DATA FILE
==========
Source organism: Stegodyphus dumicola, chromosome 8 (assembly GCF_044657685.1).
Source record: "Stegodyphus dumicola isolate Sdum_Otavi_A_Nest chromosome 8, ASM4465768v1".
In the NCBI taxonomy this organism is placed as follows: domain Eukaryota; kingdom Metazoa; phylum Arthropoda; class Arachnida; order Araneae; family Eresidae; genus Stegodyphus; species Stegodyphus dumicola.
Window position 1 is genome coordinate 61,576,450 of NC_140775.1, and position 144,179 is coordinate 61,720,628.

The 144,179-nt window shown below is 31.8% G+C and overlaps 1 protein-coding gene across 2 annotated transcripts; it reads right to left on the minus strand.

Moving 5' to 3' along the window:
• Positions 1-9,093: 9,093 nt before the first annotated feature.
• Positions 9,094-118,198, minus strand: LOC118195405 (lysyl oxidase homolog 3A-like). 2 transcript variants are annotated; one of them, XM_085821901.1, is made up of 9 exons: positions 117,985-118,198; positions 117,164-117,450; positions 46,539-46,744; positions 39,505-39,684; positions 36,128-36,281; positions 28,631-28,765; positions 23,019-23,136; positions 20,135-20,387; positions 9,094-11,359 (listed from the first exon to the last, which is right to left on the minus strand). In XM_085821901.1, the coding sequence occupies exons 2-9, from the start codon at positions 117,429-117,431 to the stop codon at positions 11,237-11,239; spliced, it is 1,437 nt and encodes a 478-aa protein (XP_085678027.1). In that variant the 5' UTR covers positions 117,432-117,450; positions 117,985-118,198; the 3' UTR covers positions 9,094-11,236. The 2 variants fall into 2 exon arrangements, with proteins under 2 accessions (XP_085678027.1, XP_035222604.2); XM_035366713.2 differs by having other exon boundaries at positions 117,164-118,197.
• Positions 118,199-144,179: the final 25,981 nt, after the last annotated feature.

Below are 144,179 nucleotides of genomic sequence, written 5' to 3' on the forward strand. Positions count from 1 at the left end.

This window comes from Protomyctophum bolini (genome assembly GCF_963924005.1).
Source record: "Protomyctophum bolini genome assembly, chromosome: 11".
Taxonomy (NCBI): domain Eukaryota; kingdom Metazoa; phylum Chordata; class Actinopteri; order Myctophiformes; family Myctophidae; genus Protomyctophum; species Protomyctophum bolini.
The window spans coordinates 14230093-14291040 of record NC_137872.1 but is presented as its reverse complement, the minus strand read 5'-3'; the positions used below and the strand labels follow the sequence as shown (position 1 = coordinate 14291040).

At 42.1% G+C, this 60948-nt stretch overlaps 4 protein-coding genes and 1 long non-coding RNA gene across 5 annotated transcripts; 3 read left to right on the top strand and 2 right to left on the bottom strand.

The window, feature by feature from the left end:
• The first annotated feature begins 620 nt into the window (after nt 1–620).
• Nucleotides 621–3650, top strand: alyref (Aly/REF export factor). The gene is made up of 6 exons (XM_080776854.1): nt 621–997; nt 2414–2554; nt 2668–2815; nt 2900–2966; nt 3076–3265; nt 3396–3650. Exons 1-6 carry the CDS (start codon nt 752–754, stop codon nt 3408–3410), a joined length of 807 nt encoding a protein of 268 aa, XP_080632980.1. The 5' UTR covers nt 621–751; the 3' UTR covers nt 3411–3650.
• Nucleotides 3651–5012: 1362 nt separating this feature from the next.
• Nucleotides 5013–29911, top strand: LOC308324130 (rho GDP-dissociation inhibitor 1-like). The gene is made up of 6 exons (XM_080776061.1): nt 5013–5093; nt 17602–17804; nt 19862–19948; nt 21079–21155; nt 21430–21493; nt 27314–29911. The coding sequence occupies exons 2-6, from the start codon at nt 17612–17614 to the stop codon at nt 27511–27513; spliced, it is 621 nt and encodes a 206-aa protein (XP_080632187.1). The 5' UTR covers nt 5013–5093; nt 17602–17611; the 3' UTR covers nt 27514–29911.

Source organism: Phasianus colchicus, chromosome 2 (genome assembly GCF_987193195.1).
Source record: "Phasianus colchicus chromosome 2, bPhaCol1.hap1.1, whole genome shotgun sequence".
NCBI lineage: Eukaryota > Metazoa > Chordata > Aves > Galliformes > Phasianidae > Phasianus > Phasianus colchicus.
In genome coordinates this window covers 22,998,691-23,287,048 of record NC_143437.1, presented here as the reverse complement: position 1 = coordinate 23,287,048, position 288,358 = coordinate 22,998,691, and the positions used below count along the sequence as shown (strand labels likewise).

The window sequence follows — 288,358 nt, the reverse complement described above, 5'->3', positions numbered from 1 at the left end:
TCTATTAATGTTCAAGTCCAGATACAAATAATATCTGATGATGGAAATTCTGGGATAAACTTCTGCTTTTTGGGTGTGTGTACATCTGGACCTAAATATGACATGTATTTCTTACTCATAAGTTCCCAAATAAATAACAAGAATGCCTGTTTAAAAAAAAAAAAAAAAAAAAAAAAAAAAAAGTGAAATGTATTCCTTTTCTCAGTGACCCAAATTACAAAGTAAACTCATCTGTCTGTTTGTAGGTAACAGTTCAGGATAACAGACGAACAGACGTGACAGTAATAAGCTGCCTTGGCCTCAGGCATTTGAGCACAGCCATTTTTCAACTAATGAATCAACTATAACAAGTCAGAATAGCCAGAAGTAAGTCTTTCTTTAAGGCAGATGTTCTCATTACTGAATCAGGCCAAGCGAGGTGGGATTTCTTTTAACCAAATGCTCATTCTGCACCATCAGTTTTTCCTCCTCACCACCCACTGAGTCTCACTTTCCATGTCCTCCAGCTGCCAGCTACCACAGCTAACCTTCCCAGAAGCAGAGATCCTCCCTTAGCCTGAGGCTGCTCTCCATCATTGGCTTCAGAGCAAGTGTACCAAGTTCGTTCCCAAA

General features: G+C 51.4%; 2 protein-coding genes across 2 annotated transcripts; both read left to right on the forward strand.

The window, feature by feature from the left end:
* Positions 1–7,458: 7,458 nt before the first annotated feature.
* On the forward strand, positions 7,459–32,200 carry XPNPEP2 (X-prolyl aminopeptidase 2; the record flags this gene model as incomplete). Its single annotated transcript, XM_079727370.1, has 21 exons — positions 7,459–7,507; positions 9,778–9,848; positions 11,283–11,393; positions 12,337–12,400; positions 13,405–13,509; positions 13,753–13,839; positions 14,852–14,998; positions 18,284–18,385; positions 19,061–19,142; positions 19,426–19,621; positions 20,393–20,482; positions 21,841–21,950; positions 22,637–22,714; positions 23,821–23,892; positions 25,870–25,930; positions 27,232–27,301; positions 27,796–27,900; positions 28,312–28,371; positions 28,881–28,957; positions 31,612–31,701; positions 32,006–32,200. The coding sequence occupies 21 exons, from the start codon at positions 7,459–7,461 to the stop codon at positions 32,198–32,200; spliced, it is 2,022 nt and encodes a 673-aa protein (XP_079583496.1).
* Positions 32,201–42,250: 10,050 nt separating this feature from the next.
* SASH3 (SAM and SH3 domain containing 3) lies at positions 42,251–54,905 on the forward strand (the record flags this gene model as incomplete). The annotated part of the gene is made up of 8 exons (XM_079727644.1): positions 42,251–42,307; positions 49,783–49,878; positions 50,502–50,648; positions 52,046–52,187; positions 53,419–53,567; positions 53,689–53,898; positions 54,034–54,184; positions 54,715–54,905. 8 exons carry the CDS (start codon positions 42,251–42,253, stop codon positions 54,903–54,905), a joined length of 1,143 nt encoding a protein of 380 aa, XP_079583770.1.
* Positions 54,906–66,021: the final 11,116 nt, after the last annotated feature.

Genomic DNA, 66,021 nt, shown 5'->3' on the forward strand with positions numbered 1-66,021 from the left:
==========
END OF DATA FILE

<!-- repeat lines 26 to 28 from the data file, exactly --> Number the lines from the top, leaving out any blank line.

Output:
TCTATTAATGTTCAAGTCCAGATACAAATAATATCTGATGATGGAAATTCTGGGATAAACTTCTGCTTTTTGGGTGTGTGTACATCTGGACCTAAATATGACATGTATTTCTTACTCATAAGTTCCCAAATAAATAACAAGAATGCCTGTTTAAAAAAAAAAAAAAAAAAAAAAAAAAAAAAGTGAAATGTATTCCTTTTCTCAGTGACCCAAATTACAAAGTAAACTCATCTGTCTGTTTGTAGGTAACAGTTCAGGATAACAGACGAACAGACGTGACAGTAATAAGCTGCCTTGGCCTCAGGCATTTGAGCACAGCCATTTTTCAACTAATGAATCAACTATAACAAGTCAGAATAGCCAGAAGTAAGTCTTTCTTTAAGGCAGATGTTCTCATTACTGAATCAGGCCAAGCGAGGTGGGATTTCTTTTAACCAAATGCTCATTCTGCACCATCAGTTTTTCCTCCTCACCACCCACTGAGTCTCACTTTCCATGTCCTCCAGCTGCCAGCTACCACAGCTAACCTTCCCAGAAGCAGAGATCCTCCCTTAGCCTGAGGCTGCTCTCCATCATTGGCTTCAGAGCAAGTGTACCAAGTTCGTTCCCAAA

General features: G+C 51.4%; 2 protein-coding genes across 2 annotated transcripts; both read left to right on the forward strand.

The window, feature by feature from the left end: